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Food, lifestyle, travel

Happy 2019 – Best Gourmet Providore Nominations


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Happy New Year 2019. We are excited to report that nominations for our International Gourmet Food Guide Awards 2019 have been pouring in over the last few months and our reviews have begun.

Providore – A Quick History

Providore/Provedore – is the rather grand-sounding name which increasingly refers to the store which provides the staples or specialist eating house. International Gourmet Food Guide is looking for the best Gourmet Providore for our 2019 Awards.

In the Middle Ages, the city of Venice was a strategic City-State and desirable to many who desired to capture its status and position. Thus, throughout its history, it had to defend itself. The term ‘providore‘ described the military guard responsible for securing and protecting food and provisions for the City. The root of the word the Latin provideo – “I foresee”

Nomination Best Independent Gourmet Providore: Gourmet Life

Gourmet Life was recently nominated by one of our Instagram followers. This delightful, independent, well stocked providore is based in Sydney, Australia and owned by Josh Rea who has broad experience in the fine food market, having worked closely with leading Australian importers and wholesalers, and with numerous delicatessens, butchers, fishermen and fishmongers, farmers, renowned chefs and five star restaurants, and with people who are simply fine food fanatics. As a result of the nomination, we recently reviewed their extensive supply of Oscietra Black River Caviar, Spanish cockles, Italian white truffles, St James Scottish smoked salmon, Julian Martin Jamon Iberico de Bellota and Radicchio Rosso di Treviso IGP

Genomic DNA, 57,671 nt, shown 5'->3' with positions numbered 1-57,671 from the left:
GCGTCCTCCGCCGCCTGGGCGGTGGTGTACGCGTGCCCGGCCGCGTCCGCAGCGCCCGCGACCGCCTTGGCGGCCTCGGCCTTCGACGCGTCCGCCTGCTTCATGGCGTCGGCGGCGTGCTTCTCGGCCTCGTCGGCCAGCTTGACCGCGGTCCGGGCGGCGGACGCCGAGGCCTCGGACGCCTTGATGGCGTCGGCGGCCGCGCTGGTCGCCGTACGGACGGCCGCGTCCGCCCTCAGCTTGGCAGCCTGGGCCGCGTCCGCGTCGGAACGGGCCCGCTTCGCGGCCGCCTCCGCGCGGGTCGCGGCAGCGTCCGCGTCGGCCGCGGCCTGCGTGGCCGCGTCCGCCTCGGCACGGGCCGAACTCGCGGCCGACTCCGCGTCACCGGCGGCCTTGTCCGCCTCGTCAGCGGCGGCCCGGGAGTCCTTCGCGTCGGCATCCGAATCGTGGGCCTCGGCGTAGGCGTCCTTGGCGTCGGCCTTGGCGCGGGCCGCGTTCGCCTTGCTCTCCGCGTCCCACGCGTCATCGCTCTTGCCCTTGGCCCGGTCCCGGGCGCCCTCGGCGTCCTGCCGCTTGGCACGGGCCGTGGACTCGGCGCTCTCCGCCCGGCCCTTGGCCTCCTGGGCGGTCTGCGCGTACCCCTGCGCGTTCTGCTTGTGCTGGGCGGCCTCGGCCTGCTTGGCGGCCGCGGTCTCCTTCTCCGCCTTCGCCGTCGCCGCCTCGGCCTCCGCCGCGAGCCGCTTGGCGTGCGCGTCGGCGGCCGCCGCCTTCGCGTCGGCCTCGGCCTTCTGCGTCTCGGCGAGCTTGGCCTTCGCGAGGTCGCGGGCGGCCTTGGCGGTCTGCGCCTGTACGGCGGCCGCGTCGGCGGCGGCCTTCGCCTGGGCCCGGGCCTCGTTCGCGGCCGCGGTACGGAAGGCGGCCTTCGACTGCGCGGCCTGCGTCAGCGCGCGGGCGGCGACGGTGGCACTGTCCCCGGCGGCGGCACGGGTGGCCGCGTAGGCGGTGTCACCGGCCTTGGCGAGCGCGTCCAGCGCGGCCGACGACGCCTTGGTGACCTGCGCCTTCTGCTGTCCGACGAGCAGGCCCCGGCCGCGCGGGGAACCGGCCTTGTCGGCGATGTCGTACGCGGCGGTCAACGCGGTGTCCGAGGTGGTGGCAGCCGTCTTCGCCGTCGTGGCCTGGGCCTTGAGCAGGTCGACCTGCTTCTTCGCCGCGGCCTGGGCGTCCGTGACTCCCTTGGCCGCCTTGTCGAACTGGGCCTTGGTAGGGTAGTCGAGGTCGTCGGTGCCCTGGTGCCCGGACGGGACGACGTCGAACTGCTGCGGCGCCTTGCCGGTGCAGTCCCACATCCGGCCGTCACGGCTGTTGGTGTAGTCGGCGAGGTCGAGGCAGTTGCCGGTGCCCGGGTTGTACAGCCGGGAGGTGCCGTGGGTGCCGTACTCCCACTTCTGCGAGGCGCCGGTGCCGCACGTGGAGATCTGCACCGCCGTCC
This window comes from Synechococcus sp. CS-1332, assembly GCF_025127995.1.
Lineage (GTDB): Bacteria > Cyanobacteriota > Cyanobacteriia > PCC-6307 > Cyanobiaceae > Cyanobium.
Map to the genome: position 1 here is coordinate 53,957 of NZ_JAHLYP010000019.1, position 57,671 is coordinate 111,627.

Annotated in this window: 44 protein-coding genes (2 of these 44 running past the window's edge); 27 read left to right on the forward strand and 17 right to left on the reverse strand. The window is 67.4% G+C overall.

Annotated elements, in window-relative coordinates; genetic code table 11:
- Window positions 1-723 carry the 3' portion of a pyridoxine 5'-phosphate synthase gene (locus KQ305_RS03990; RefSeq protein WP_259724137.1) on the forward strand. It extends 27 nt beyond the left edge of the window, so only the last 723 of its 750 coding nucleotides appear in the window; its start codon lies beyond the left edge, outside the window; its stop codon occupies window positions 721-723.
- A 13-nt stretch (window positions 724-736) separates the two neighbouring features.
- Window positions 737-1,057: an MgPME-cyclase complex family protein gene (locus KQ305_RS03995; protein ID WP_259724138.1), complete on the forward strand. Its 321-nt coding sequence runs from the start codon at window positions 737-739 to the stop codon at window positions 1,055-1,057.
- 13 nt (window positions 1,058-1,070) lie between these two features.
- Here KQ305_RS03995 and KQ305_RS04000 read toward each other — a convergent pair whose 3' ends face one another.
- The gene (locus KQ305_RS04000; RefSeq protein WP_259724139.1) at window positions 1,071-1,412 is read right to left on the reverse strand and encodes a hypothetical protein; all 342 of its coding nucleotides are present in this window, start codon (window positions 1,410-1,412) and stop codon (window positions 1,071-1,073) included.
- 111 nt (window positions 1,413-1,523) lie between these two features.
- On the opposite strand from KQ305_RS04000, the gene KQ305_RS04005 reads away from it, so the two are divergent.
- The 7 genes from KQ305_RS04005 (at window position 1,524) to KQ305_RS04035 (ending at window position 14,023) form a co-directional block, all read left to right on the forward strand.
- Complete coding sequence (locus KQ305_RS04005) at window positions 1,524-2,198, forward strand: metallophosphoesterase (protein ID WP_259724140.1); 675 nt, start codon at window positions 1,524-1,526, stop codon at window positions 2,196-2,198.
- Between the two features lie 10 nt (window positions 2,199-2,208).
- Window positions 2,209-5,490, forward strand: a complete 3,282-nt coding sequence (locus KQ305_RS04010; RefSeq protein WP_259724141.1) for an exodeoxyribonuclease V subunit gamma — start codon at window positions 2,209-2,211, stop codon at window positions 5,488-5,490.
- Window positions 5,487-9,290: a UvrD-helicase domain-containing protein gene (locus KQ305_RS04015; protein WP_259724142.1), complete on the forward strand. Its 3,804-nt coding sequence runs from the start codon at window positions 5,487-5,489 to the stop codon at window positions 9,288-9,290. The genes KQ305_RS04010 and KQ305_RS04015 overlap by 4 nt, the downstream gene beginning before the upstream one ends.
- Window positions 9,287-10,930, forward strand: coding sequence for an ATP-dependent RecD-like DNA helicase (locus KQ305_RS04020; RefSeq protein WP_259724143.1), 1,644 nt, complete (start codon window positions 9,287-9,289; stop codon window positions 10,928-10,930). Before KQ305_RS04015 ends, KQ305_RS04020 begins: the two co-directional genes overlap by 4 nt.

Details of the individual product reviews will be posted via our Instagram page @gourmetfoodguide over the coming weeks.

Video footage supplied by @thegourmetguru888

Other nominations for Best Gourmet Providore received so far by International Gourmet Food Guide include Simon Johnson, the iconic food hall at Harrods of London and historic providores to the Royal Family, Fortnum and Mason! We will be diligently working through further nominations for all award categories as they continue to arrive and will be busy filming reviews in Italy, France, United Kingdom, Australia, Hong Kong and USA over the first eight months of 2019. Details of our award categories and process for nominations can be found via our Awards Info page. Follow us on Instagram @gourmetfoodguide

 

Food, Food and drink, lifestyle, travel

Sexy truffle selection


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Let’s admit it, we’re all going gaga again for truffles as November arrives. Gourmet Food Guide has been out talking to specialists and cosying up to cute and wonderful truffle hunting dogs in our quest to uncover some inside tips on truffle selection. Truffles are the diamonds of gastronomy. But, how do you ensure that you’re buying the best quality gastronomic diamond? After all, the successful selection of these sexy little nuggets of exquisite sensory overload require a little more than a discerning nose and deep pockets when truffle season comes around.